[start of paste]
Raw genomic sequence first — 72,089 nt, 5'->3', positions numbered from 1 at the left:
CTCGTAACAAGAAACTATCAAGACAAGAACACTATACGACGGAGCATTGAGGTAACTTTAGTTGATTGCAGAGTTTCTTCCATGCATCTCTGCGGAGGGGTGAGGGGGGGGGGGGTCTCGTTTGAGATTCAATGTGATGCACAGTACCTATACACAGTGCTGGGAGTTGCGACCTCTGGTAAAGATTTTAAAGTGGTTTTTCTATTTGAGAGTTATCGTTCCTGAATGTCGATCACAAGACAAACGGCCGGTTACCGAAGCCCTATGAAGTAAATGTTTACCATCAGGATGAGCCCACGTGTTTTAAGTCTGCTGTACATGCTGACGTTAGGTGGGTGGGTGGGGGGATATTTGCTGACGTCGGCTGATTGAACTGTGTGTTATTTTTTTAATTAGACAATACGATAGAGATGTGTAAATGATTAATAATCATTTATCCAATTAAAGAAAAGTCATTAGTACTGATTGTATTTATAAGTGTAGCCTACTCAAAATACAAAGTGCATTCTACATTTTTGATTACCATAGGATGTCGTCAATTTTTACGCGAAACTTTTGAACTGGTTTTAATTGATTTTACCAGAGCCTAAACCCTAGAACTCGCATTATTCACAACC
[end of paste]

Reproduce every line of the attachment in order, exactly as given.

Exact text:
Raw genomic sequence first — 72,089 nt, 5'->3', positions numbered from 1 at the left:
CTCGTAACAAGAAACTATCAAGACAAGAACACTATACGACGGAGCATTGAGGTAACTTTAGTTGATTGCAGAGTTTCTTCCATGCATCTCTGCGGAGGGGTGAGGGGGGGGGGGGTCTCGTTTGAGATTCAATGTGATGCACAGTACCTATACACAGTGCTGGGAGTTGCGACCTCTGGTAAAGATTTTAAAGTGGTTTTTCTATTTGAGAGTTATCGTTCCTGAATGTCGATCACAAGACAAACGGCCGGTTACCGAAGCCCTATGAAGTAAATGTTTACCATCAGGATGAGCCCACGTGTTTTAAGTCTGCTGTACATGCTGACGTTAGGTGGGTGGGTGGGGGGATATTTGCTGACGTCGGCTGATTGAACTGTGTGTTATTTTTTTAATTAGACAATACGATAGAGATGTGTAAATGATTAATAATCATTTATCCAATTAAAGAAAAGTCATTAGTACTGATTGTATTTATAAGTGTAGCCTACTCAAAATACAAAGTGCATTCTACATTTTTGATTACCATAGGATGTCGTCAATTTTTACGCGAAACTTTTGAACTGGTTTTAATTGATTTTACCAGAGCCTAAACCCTAGAACTCGCATTATTCACAACC